I approached Joker (now available for streaming and on DVD) with a fair measure of trepidation. The film, a rethought origin story of one of Batman’s most notorious villains, has garnered 11 Oscar nominations, and its titular star, Joaquin Phoenix, has already won Golden Globe and Screen Actors Guild awards and remains an Oscar favorite. Box office was robust, and the critics were split: the movie won the top prize at the Venice Film Festival (Europeans are often awed when Hollywood movies give off an arty air) and was hailed as brilliant by some and exploitative of mental illness by others. In truth, it’s more simplistic than nasty, but we’ll get to that. Joker is the first Batman movie to get an R rating, and rightly so: it’s more of a horror movie than a comic-book adventure.
Set in 1981, the movie posits Arthur Fleck (Phoenix) as a middle-aged loser living with his mother (Frances Conroy), both of them previously institutionalized and on heavy meds. They’re in Gotham, which looks an awful lot like the tawdry ’70s New York of Martin Scorsese’s Taxi Driver. Indeed, much of the film is an ode to Scorsese, from The King of Comedy to Shutter Island. Fleck is struggling to become a standup comedian and idolizes talk-show host Murray Franklin (Robert De Niro), a low-rent version of Johnny Carson. But despite some lovely acting by a creepily malnourished Phoenix and company; a gritty production; and a menacing, dissonant score by Icelandic composer Hildur Gudnadóttir, the script is one-note: attacking, humiliating, and emotionally subverting Fleck every which way but loose. It’s impossible not to pity him and to “understand” his madness — the deck is absurdly stacked against him, undermining any moral complexity the film may have. It pales in comparison to Paul Schrader’s script for Taxi Driver, which it pilfers, and to Scorsese’s consummate visual and theatrical grace.
I won’t relay how things go awry for Fleck and for Gotham, but suffice it to say that the bloodletting and brutality are overhyped. It’s more about one’s expectations. The artiness is more mimicked than real; the director, Todd Phillips, is known for crappy commercial Hollywood flicks and the hugely successful Hangover series. Phoenix’s Joker is richer than Jack Nicholson’s or Cesar Romero’s, but it’s a poor cousin of Heath Ledger’s.
Which brings me to Scorsese’s own Oscar contender, The Irishman, starring De Niro, Al Pacino, and Joe Pesci, a three-and-a-half-hour big-budget epic about organized crime and Jimmy Hoffa, the corrupt teamsters labor leader who disappeared in 1975 in a presumed assassination. The movie was produced by Netflix, got a perfunctory release in theaters, and is now streaming online. There’s been much discussion of the CGI de-aging of the leads in the film in chronologically earlier scenes, and although the effects look a little weird at times, they mostly work fine, though probably no better than heavy makeup would have done on its own.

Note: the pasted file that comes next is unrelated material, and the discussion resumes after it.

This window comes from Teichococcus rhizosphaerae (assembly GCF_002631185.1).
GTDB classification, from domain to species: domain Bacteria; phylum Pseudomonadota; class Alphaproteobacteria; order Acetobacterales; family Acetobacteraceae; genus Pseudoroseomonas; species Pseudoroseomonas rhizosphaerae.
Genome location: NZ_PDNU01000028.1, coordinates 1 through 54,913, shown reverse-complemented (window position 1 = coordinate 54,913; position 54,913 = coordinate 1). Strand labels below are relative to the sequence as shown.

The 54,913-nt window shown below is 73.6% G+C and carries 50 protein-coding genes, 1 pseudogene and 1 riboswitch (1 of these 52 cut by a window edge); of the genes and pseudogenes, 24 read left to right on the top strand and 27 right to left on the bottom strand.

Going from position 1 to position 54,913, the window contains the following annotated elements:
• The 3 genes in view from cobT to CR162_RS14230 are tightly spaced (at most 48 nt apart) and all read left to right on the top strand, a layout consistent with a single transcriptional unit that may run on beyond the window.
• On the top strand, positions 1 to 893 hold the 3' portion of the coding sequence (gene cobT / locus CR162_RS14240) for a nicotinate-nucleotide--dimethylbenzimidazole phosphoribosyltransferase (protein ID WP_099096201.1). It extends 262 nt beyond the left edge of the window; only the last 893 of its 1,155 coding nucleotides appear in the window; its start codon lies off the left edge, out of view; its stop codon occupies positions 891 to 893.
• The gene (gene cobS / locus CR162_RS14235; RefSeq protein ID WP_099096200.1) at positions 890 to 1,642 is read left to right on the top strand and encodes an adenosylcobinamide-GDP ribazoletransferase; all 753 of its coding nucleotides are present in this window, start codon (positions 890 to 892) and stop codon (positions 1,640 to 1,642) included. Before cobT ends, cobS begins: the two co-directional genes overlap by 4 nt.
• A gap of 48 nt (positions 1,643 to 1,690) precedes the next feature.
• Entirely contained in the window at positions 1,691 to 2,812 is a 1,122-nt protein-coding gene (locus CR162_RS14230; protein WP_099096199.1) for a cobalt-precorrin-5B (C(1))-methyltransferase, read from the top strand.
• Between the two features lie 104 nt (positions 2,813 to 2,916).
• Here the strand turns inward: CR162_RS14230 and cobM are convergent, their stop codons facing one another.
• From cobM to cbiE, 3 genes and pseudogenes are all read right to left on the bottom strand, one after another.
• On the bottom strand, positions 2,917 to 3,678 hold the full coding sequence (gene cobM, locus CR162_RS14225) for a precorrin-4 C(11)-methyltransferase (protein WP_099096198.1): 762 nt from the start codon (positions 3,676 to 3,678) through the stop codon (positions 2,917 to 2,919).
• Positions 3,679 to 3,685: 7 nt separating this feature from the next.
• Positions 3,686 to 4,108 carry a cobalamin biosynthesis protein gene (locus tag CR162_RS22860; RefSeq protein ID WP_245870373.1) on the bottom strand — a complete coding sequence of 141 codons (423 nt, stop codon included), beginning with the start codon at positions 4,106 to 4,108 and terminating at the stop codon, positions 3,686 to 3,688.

De Niro plays Frank Sheeran, the titular hit man who narrates the film with an extended confession to his offing Hoffa (played by Pacino) and many other thugs. Pesci plays a soft-spoken mafia kingpin and Sheeran’s protector, and he and De Niro are ineffably good. Pacino is atypically restrained. The screenplay by Steve Zaillian is based on Sheeran’s true-life testimony and the nonfiction book I Heard You Paint Houses, by Charles Brandt, a former prosecutor and defense attorney. Scorsese directs it beautifully, but the film is a protracted elegy for an era that is long gone, a criminal underworld that has largely been exposed and replaced, and a code of conduct that has gone the way of the samurai. It lacks the operatic passion of Scorsese’s earlier crime epics, notably Goodfellas and Casino. The Irishman is an old man’s movie, more regretful than tragic.
Netflix has another Oscar contender, Noah Baumbach’s Marriage Story, which also got a brief release in theaters before streaming online. The title of the movie is ironic, because it’s really the story of a divorce — between an experimental New York theater director, Charlie (Adam Driver), and a television actress, Nicole (Scarlett Johansson), with their young son, Henry (Azhy Robertson), caught in the middle. The breakup starts more or less amicably, with Nicole moving to California for a job and taking Henry with her. There she finds a super-slick lawyer (Laura Dern), forcing Charlie to get one, too (first Ray Liotta, then Alan Alda). That’s when things start to get ugly.
The film is partly autobiographical for Baumbach in that it’s based on his divorce from actress Jennifer Jason Leigh. And it’s not the first time he’s chronicled a breakup: the film that largely launched his career, The Squid and the Whale, is about the divorce of his parents. He is a master of the painfully awkward moment, and of depicting self-centered and obnoxious characters: Jeff Bridges’ in The Squid and the Whale; Nicole Kidman’s in Margot at the Wedding; Ben Stiller’s in Greenberg. Humorously neurotic oddballs populate his movies, and in Marriage Story, for example, Julie Hagerty as Nicole’s mom is a scream. But there’s a clown’s sadness to Baumbach’s work, and Marriage Story is sometimes bittersweet, sometimes heartbreaking.
All the performers are indelible. People will debate the particulars of who is to blame for the divorce, but Driver and Johansson are both riveting to watch. Dern, who looks like a shoo-in for every supporting actress award there is — and there are many — is splendid, and it’s nice to see her play savvy and tough instead of vulnerable and victimized.
I personally related to the bourgeois foibles of these characters, in ways that I couldn’t with a nutcase like the Joker or the goombahs in The Irishman. Other viewers may have differing reactions. But the artistry on display is undeniable.